(f)eelings (o)f (m)agnificent w(o)nder
It was powerful, knowing that I could do whatever I wanted, that I could experience all that I wanted to, and know that I would always be there for me.
We all have times in our lives when we feel guilty for being alone—those uneasy, sad emotions that make you feel like you’re not enjoying your life to its fullest, that the grass is greener on the other side. It’s a combination of feeling guilty about solitude and being sad because you’re alone. Lately it has been referred to as FOMO, or fear of missing out.
Before this summer, I felt that feeling often.
This summer I worked in wilderness therapy, living in the desert for two weeks at a time. During the day we would hike through the Grand Escalante National Monument, and every night set up camp in a new place. After everyone had made their dinner, usually beans and rice, or “Keens and beans” (Quinoa and beans), we would all get in our sleeping bags and start dozing off. Before falling asleep I would look up at the stars and go over the events of the day in my head. And then of course, in the morning I would wake up sweating, squealing, and trying to get out of my sleeping bag that the blazing morning sun had turned into a baked potato wrapping.
One afternoon, I took an hour to myself and wandered away from our base camp. I meandered down the hill, and looked back up at the activities going on up there. For a moment I wished to be part of the activities, but I found myself walking again. I took off my shoes and felt the warm golden orange sand slip through my toes. It was warm on the surface but cool underneath.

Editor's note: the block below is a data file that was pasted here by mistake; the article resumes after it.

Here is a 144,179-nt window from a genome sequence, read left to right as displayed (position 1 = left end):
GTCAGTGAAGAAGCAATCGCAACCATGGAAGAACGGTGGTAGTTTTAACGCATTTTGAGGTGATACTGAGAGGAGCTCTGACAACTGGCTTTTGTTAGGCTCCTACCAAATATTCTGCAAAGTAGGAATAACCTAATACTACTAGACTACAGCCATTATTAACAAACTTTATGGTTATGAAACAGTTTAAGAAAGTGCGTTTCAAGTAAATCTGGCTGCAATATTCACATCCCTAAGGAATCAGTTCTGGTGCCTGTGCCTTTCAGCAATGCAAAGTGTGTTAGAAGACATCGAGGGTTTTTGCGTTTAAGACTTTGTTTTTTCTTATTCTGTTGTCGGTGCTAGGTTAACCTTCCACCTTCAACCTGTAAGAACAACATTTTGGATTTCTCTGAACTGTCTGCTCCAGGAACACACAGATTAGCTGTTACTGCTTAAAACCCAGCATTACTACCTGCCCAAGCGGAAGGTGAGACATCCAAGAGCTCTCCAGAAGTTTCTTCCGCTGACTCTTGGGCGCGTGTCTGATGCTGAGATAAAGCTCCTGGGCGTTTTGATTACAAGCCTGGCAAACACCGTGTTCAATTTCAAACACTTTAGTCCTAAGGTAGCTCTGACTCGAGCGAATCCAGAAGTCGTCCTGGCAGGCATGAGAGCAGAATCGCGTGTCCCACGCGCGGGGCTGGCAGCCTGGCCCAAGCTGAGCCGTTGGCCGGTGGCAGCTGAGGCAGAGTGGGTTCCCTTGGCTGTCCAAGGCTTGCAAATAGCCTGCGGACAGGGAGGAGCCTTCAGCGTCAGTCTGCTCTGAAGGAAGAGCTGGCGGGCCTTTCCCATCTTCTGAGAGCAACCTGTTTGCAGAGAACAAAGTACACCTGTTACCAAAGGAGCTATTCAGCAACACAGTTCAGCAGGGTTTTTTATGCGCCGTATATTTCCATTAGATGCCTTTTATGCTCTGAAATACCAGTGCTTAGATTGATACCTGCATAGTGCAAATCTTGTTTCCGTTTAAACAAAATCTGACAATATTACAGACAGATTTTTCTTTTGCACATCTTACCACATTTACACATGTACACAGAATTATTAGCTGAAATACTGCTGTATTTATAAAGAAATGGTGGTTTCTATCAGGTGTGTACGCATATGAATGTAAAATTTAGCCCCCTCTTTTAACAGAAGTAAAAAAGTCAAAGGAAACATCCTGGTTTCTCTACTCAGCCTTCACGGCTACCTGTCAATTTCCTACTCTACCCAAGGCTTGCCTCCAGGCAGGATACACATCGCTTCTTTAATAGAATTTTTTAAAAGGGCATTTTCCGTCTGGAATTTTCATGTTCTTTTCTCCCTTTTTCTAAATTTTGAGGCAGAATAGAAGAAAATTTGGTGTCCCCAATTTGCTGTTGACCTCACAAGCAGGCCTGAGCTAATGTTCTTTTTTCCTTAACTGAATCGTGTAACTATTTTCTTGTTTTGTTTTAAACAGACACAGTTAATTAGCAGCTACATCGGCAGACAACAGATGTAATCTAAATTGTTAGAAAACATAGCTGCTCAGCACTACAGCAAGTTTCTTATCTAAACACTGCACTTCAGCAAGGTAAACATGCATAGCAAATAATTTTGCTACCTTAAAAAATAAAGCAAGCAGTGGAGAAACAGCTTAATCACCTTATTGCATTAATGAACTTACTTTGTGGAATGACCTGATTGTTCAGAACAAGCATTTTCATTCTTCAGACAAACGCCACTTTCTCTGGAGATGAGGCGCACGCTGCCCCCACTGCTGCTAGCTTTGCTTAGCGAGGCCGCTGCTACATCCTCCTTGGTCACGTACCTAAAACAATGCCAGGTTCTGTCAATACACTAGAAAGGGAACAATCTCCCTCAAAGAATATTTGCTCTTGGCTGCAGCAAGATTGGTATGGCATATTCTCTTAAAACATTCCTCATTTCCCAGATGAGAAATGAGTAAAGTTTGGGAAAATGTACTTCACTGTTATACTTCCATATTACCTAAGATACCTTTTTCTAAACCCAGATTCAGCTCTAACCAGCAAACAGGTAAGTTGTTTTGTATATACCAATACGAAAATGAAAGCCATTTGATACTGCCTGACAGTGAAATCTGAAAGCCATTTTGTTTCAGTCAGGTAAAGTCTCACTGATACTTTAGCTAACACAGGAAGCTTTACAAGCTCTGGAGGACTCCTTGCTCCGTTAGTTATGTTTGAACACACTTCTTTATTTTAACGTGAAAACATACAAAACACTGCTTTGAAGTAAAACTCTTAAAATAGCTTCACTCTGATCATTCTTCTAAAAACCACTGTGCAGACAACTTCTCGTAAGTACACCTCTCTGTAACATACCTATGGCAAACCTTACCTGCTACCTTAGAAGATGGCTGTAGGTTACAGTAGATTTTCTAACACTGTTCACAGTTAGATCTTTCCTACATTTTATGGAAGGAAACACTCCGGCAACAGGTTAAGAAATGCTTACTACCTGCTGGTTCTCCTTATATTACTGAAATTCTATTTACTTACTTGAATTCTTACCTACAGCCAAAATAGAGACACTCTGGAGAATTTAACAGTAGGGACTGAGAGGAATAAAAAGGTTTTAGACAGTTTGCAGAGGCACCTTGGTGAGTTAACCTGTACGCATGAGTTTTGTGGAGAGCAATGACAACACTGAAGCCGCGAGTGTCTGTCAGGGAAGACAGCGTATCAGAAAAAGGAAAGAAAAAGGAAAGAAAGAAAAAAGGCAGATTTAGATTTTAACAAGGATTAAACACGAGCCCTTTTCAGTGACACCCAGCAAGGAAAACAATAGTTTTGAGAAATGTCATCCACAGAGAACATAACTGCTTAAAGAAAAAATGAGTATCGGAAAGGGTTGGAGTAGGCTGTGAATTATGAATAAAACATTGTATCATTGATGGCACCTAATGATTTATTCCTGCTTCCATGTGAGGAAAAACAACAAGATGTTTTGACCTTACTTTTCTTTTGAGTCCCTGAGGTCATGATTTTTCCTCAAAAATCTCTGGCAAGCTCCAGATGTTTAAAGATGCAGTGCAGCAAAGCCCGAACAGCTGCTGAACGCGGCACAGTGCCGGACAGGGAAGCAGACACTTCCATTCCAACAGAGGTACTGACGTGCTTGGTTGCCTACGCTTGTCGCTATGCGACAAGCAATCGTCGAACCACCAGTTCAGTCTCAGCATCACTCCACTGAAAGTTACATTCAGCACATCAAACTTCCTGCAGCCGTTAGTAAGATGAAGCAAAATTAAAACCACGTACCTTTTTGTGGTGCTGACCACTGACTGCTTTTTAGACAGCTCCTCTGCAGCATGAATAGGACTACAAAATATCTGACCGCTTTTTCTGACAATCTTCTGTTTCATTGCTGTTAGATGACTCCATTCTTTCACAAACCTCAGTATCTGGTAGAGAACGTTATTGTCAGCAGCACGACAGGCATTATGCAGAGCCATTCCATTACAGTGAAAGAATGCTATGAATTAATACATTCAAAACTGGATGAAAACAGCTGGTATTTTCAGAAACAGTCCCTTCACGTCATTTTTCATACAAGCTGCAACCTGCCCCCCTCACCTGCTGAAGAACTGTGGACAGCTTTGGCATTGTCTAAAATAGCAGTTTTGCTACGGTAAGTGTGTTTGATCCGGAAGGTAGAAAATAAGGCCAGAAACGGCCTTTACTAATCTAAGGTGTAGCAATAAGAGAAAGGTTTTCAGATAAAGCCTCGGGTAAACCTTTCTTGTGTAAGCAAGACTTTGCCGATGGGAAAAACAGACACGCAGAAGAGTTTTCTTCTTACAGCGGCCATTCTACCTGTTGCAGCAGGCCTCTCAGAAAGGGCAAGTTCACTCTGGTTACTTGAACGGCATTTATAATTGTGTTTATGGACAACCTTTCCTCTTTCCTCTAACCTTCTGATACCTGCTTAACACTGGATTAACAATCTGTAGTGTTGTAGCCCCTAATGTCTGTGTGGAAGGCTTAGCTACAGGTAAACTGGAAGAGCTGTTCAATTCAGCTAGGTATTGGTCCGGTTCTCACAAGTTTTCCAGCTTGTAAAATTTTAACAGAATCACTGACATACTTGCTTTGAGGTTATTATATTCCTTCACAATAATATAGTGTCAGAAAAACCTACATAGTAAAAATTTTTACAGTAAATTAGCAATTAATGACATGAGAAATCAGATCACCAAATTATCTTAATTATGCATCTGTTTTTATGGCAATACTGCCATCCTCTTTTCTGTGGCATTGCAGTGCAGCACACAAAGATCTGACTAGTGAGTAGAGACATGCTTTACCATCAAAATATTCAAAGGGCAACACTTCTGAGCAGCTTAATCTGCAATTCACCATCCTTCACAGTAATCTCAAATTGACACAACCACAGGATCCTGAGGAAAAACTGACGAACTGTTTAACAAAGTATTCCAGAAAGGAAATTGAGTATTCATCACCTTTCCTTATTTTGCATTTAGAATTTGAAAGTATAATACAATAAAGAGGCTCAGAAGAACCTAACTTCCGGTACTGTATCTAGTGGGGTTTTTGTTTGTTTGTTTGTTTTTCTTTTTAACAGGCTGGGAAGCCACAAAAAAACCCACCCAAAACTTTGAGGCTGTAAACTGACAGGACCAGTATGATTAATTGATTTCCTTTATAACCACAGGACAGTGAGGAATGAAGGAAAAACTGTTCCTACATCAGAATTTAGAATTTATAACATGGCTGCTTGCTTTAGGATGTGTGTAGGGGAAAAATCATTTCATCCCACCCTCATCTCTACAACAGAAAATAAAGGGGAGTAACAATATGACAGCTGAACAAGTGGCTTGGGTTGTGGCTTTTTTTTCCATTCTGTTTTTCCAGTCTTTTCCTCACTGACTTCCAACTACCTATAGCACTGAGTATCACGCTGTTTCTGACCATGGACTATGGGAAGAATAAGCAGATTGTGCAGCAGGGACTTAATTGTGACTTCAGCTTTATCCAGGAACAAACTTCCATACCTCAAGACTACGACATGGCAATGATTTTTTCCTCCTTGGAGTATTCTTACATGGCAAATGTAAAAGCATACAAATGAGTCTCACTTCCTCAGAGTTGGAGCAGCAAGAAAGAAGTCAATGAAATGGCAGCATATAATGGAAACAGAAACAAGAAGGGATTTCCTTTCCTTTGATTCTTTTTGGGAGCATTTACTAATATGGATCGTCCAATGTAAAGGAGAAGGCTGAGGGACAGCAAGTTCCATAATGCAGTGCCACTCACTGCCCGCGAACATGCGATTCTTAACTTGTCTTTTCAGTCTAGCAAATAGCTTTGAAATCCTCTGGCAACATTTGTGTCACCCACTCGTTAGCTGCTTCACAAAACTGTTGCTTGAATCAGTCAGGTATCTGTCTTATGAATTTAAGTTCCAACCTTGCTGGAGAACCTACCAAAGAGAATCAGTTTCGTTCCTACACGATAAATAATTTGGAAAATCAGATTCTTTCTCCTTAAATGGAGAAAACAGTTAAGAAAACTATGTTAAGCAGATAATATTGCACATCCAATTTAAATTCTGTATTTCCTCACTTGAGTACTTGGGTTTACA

I let myself ease into the earth, and then kept walking.
As my feet guided me on this glowing surface, my eyes glazed around me images I knew I would never forget: the sand, the sage bushes, and the tiny lizards scuttling across the desert floor. Ahead of me stood one tree, not very tall, but incredibly bright in color. A perfectly unpaved sand road seemed to go on forever, and on the horizon a gigantic storm cloud took up the entire sky. It was making a statement—taking a breath before it let it all go.
And then it let it go. Huge raindrops pelted the sand, making tiny craters of deep orange. It was slow at first, with heavy drops, and then got faster. I took a deep breath and started running. I ran into the storm, accepting everything it had to say, and everything it was. The rain got heavier and heavier. It was a monsoon! The sky wasn’t dark anymore—there was no sky, just rain. I ran faster and faster, and then stopped. Raising my arms into the sky I let it drench me. I was immersed. It felt like the world had reached down and chosen me for this moment.
And then I gasped, “Holy shit my sleeping bag!”
That night, while I was resting in my fully monsoon-soaked sleeping bag, looking up at the stars and reflecting on the events of the day, I thought about my run through the rain. I felt at peace with myself. The entire time I was alone I hadn’t thought about any other activity I could have been doing. In that moment I was so, so happy to be alone. It gave me courage to want to be alone. It was powerful, knowing that I could do whatever I wanted, that I could experience all that I wanted to, and know that I would always be there for me.
In short, I felt FOMO, no mo’.
Author: Leila Parsons